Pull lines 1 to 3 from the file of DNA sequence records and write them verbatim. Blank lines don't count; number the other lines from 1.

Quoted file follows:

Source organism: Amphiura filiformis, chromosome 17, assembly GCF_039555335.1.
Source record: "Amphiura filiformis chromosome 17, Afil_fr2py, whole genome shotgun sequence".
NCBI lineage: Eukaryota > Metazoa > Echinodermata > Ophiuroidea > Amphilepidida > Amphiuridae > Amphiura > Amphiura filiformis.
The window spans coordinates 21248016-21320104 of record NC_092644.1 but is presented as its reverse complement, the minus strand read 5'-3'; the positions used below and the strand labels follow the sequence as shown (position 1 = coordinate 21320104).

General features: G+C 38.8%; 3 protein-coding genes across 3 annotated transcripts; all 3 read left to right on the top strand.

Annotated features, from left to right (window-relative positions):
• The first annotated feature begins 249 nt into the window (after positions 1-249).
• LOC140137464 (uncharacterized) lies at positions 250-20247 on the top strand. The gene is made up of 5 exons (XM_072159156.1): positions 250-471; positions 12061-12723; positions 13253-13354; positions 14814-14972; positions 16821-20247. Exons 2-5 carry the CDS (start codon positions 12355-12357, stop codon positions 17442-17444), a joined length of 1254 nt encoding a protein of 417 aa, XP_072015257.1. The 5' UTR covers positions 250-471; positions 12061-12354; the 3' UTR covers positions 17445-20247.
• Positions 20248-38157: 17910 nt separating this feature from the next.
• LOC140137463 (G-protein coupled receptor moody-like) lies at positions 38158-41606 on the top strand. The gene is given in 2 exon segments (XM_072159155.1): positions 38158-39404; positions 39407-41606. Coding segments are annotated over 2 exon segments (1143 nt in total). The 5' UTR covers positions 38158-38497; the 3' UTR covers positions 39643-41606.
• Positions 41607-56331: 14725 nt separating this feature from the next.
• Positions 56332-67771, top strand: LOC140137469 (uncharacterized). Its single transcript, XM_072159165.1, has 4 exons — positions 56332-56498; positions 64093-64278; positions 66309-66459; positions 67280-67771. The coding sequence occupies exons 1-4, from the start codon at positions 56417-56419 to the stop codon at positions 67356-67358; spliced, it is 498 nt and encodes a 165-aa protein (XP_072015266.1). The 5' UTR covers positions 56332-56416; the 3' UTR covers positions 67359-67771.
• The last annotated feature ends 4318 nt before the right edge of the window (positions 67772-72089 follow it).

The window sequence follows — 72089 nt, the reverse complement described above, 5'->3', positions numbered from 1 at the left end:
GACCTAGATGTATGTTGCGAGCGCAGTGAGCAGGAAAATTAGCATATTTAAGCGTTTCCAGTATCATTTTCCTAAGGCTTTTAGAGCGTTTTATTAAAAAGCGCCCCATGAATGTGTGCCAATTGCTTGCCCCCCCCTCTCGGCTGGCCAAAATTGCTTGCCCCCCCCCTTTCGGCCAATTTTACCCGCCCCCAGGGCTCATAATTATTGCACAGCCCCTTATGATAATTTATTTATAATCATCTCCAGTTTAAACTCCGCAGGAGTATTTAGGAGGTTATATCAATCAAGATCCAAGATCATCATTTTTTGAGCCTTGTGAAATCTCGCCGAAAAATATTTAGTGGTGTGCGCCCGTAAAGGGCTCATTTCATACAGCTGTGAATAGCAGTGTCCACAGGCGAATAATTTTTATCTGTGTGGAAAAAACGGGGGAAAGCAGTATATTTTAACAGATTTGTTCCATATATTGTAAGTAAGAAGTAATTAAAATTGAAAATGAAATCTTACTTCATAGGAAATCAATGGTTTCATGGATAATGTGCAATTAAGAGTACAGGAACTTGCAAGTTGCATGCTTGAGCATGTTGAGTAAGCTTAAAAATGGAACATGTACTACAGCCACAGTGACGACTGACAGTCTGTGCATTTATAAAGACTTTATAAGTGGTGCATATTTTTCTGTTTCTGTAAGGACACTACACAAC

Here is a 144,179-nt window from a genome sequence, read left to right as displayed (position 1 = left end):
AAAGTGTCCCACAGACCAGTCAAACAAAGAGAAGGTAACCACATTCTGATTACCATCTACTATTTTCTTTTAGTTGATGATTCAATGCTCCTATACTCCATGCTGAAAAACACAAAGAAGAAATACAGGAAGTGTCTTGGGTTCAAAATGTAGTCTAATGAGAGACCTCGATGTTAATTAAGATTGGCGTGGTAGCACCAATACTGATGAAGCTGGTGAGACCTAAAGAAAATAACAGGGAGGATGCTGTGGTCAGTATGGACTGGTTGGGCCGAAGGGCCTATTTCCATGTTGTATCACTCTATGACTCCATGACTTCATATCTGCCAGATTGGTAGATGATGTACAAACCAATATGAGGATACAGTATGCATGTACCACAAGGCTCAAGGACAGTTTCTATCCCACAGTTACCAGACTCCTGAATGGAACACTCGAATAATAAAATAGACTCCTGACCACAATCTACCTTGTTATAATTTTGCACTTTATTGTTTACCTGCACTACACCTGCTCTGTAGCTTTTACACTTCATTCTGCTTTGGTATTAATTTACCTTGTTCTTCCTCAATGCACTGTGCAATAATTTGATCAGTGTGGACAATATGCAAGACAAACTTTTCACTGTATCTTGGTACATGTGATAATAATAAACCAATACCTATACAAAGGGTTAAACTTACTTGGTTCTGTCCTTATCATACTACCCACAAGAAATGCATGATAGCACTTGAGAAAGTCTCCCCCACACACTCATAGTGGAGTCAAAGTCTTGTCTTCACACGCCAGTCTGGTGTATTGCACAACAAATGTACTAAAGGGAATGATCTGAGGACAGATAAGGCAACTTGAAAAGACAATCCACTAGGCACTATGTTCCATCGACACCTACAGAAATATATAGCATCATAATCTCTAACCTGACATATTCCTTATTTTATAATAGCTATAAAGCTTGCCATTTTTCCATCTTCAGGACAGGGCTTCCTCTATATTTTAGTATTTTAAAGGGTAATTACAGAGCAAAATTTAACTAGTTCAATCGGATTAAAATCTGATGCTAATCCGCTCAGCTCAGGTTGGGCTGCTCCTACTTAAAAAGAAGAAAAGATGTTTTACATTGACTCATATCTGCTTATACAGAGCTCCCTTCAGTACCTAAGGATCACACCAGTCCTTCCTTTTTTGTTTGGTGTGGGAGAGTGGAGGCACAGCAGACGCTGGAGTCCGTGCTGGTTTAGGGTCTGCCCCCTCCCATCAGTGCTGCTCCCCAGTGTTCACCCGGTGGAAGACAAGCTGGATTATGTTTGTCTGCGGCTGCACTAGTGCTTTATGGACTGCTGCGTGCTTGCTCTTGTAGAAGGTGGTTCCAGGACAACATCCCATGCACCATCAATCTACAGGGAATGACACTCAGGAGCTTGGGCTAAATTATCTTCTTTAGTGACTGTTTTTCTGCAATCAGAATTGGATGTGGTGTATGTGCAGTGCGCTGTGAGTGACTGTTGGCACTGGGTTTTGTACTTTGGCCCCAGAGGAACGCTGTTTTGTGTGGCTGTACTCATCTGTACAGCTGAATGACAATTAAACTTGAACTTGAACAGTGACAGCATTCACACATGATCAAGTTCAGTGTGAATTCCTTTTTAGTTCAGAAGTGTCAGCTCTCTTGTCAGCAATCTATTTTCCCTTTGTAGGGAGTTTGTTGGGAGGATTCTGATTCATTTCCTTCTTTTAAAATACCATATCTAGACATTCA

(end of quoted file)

Source organism: Amphiura filiformis, chromosome 17, assembly GCF_039555335.1.
Source record: "Amphiura filiformis chromosome 17, Afil_fr2py, whole genome shotgun sequence".
NCBI lineage: Eukaryota > Metazoa > Echinodermata > Ophiuroidea > Amphilepidida > Amphiuridae > Amphiura > Amphiura filiformis.